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High Court decision is welcome news for licensees

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Earlier in the year we reported on the decision of the Tasmanian Supreme Court in Scott v C.A.L. No. 14 Pty Ltd (click here to read article), which signalled a radical shift in the law relating to licensee duty of care. The decision was a significant extension of the responsibility that a licensee has for an intoxicated patron.

In this case, Mr Scott was killed after leaving the Tandara Motor Inn (“the Inn”) on his motorcycle. The licensee (owner) allowed Scott to park his motorcycle in the store room of the Inn and took his keys. He continued to sell alcohol to Scott on the premise that Scott’s wife would collect him later in the night. As Scott grew more intoxicated he became aggressive and demanded that the licensee retrieve his bike and return his keys. The licensee relented and Scott rode away on his motorcycle, only to crash to his death shortly after.

Scott’s wife successfully sued the licensee of the Inn on the basis that her husband was owed a duty of care. The decision of the Tasmanian Supreme Court sent shockwaves through the hospitality industry, and licensees were left fearful about the potential for expansive civil liability. The decision was criticized because licensees were exposed to liability of an undefined and seemingly indeterminate scope.

However, the hospitality industry breathed a collective sigh of relief last week when the High Court allowed an appeal by the licensee against the decision. The Court unanimously decided that drunken individuals must be responsible for their own actions. The Court showed its preference for individual responsibility, rather than imposing a general duty of care on licensees to protect patrons from the consequences of getting drunk.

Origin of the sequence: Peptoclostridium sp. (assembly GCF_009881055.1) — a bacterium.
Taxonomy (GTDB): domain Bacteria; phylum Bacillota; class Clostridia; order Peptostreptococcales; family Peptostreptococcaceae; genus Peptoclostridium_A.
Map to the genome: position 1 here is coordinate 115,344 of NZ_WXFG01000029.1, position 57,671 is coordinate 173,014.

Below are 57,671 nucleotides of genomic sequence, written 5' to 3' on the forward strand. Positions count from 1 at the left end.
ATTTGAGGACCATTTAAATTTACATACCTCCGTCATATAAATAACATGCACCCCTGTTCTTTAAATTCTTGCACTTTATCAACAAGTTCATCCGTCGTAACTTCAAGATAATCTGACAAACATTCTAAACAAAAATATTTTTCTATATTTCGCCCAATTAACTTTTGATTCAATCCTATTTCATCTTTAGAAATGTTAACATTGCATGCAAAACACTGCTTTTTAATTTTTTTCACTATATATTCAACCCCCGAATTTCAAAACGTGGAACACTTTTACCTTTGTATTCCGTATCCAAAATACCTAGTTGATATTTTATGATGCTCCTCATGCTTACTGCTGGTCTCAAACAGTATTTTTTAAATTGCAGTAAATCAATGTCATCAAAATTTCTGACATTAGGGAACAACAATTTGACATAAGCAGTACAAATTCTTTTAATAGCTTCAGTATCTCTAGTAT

The Court found that, save for certain exceptional circumstances, a licensee “owes no general duty of care at common law to customers … (requiring) them to monitor and minimise the service of alcohol or to protect customers from the consequences of the alcohol they choose to consume”. One of the reasons for this approach was that it was extremely difficult for a person serving alcohol to monitor the level of inebriation in every individual customer.

The Court was so firm in its view, that three of the judges delivered very detailed judgments to ensure that the law was clear and to avoid any potential for “interfering paternalism” in future cases of this nature.

Whilst this decision limits the scope of civil liability, licensees still need to remain vigilant and ensure that they comply with the relevant liquor licensing laws and responsible service of alcohol.

Please contact one of our Hospitality lawyers for further information.

Author: Nick Rimington – 13/11/2009